2014年12月16日

The late two emperors, born in Tokyo after the relocation of a capital to Tokyo from Kyoto, sleep in the ‘Musashiryo’ Imperial Mausoleum in Hachioji City, Tokyo.

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From the Emperor Jinmu who died in B.C.660 to the Emperor Showa in 1989, there are some 124 ex-emperors, and their mausoleums stand mainly in Kyoto and Nara as they were old capitals in Japan. The size and shape of the mounds were different from time to time, in the ancient times when emperors’ power was strong, the mounds were relatively big. On the other hand, after the Kamakura period in the 13th century when ‘samurai’ began to control Japan, the imperial mausoleum had gradually become modest. When Japan’s modernization started in the middle of the 19th century, which meant the construction of a new country following the Western countries under the banner of the Imperial Family, the Emperor Meiji, the great grand father of the present Emperor, moved to Tokyo from Kyoto. After him, the Emperors were buried in Tokyo.
The first picture shows the mound of the Emperor Showa, the father of the present Emperor, the second one is for the Empress Kojun, his Consort.

Licensed tour guide/travel consultant,
Masahisa Takaki

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posted by masahisa at 07:08 | Tokyo-shrines and temples | このブログの読者になる | 更新情報をチェックする

2014年08月03日

'Tsukudo' Shrine and 'Yotsugi Inari' Shrine, flanked by the buildings in Kudan, Tokyo, are typical local shrines with a long history.

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'Taira-no-Masakado' in Tokyo reveled against the Emperor in Kyoto in the 10th century, but his attempt was failed and he had his head cut off. After that, his head was enshrined at Tsukudo Shrine in Tokyo. This shrine was originated in 'Otemachi' near Tokyo Station, then was moved several times to the places in the heart of Tokyo, necessarily with his head. After being destroyed during the second World War, unfortunately together with his head, it was finally relocated to the present site as shown in the first picture.
A smaller shrine is found behind this shrine, as shown in the second picture, which is Yotsugi Inari Shrine. This small shrine is believed to have the power of answering prayers for a baby. A ducument which reads the second Shogun 'Tokugawa Hidetada' in the 17th century as well as 'Kazunomiya', the wife of the 14th Shogun 'Tokugawa Iemochi' in the 19th century paid a visit here, is preserved.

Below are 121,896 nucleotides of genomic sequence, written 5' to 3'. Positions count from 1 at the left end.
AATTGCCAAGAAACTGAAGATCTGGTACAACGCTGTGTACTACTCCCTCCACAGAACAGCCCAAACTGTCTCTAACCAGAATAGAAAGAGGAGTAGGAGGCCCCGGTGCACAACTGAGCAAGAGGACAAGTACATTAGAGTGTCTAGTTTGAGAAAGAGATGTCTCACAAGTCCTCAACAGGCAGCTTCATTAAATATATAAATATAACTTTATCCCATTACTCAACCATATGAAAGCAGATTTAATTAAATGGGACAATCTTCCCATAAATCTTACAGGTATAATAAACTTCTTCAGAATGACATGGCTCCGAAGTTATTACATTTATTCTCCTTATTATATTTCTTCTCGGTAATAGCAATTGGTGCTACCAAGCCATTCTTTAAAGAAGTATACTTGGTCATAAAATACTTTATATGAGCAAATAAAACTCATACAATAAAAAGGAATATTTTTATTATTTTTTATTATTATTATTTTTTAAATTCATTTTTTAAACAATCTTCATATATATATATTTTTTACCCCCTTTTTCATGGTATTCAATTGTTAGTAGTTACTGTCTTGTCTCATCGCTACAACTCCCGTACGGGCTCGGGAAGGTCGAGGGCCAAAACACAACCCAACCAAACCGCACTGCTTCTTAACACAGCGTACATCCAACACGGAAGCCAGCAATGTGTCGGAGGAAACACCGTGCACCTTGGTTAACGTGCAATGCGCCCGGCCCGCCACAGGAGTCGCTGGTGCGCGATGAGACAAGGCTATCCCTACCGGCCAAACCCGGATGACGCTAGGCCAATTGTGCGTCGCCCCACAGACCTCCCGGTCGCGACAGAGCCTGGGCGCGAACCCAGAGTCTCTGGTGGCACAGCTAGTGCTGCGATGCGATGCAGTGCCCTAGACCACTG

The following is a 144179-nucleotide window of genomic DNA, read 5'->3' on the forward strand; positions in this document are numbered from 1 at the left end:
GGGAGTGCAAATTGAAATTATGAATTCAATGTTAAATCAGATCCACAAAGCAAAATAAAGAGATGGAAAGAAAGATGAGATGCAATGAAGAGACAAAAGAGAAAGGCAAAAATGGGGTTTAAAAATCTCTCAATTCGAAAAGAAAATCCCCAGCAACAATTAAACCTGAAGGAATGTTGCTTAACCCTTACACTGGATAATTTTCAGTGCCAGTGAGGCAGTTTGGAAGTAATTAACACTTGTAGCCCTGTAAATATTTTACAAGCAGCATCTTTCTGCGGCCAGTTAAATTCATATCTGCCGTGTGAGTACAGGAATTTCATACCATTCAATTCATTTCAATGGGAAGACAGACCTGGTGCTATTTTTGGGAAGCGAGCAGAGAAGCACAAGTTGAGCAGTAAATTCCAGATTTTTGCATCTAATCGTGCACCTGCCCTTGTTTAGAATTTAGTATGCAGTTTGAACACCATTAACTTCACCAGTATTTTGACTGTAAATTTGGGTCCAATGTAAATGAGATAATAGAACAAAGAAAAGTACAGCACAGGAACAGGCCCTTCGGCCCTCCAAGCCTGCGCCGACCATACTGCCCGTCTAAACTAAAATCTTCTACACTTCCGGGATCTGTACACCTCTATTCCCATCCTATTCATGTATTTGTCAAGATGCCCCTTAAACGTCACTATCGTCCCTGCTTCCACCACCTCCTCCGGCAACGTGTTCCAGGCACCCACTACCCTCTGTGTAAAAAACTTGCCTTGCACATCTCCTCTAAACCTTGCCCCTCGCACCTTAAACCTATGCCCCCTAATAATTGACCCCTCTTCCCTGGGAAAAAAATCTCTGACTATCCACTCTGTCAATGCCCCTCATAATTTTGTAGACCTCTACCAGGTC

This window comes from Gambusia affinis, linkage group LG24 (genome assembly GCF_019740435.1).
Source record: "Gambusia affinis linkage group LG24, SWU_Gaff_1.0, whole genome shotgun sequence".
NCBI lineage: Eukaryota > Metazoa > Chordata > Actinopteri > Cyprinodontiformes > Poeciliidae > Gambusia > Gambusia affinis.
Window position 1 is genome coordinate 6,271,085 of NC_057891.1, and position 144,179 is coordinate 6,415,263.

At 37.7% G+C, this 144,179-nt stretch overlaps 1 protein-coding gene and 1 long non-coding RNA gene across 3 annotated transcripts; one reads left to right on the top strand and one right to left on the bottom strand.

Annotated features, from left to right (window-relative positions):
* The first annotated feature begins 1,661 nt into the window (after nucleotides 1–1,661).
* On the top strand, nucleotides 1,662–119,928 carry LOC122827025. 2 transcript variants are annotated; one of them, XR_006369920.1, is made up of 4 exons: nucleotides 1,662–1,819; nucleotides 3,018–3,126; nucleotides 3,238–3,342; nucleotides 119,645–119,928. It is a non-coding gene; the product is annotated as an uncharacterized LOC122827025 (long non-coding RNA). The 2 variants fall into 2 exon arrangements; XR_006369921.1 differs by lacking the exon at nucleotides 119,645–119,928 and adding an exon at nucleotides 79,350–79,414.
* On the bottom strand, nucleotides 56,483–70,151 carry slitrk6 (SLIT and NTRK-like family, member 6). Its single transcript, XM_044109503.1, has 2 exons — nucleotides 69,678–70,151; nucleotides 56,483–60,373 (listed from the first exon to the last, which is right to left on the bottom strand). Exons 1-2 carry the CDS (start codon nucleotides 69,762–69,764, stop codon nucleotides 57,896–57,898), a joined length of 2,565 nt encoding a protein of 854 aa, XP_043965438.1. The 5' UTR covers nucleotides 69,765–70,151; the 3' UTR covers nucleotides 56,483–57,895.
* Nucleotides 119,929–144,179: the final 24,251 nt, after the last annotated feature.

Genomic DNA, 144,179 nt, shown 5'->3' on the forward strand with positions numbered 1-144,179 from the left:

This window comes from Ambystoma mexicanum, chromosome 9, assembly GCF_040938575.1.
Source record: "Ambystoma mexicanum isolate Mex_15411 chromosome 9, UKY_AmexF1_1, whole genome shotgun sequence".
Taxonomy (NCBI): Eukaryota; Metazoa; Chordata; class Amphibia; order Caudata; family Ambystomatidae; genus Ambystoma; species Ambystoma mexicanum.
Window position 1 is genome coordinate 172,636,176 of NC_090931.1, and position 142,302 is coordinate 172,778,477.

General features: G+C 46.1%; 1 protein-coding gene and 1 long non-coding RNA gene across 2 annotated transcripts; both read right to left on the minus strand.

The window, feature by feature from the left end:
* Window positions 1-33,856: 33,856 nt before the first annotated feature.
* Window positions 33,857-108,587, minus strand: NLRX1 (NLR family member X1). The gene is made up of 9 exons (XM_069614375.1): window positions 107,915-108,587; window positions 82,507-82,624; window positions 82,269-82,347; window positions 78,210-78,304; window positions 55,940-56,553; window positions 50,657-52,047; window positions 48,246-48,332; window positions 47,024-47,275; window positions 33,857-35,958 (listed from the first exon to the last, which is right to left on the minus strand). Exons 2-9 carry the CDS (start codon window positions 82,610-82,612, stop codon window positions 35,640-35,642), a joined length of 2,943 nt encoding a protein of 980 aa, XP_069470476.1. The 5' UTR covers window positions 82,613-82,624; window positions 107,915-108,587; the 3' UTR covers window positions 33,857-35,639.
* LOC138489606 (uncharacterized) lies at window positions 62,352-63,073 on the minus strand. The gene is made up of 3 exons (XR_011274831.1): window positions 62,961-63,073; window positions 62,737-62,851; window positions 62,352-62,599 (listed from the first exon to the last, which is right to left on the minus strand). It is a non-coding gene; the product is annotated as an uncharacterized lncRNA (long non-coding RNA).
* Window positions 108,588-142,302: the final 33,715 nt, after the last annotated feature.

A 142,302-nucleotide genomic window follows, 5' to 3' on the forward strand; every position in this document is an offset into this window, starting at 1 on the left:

Licensed tour guide/travel assistant,
Masahisa Takaki.

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posted by masahisa at 14:16 | Tokyo-shrines and temples | このブログの読者になる | 更新情報をチェックする

2014年07月13日

'Yasukuni Shrine' in Kudan, Tokyo, was built to pacify the vengeful spirits of the people who died for the sake of the nation in the civil wars in the process of Japan's modernization.

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Japan's modernization under the banner of the Emperor Meiji was triggered by the weakening of the 'Tokugawa Shogun' family in the middle of the 19th century. The conflicts between the Emperor side and Tokugawa side escalated into civil wars, and many people died for their country. Then Emperor Meiji established Yasukuni Shrine in 1869 in order to appease the vengeful spirits of the war victims for Japan's modernization. Thereafter, other people who died in the wars, such as the first and the second World War, were enshrined here, furthermore some war criminals of the second World War were also worshipped. China and Korea criticize the Japanese statesmen who pay a visit to this shrine though, this kind of attack is a long way off the mark. Because Japanese people regard even war criminals as holy spirits after their death.
This shrine also features 'Yushu-kan' war museum and authentic Japanese garden, as shown in the second picture.

Licensed tour guide/travel assistant,
Masahisa Takaki.

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posted by masahisa at 14:32 | Tokyo-shrines and temples | このブログの読者になる | 更新情報をチェックする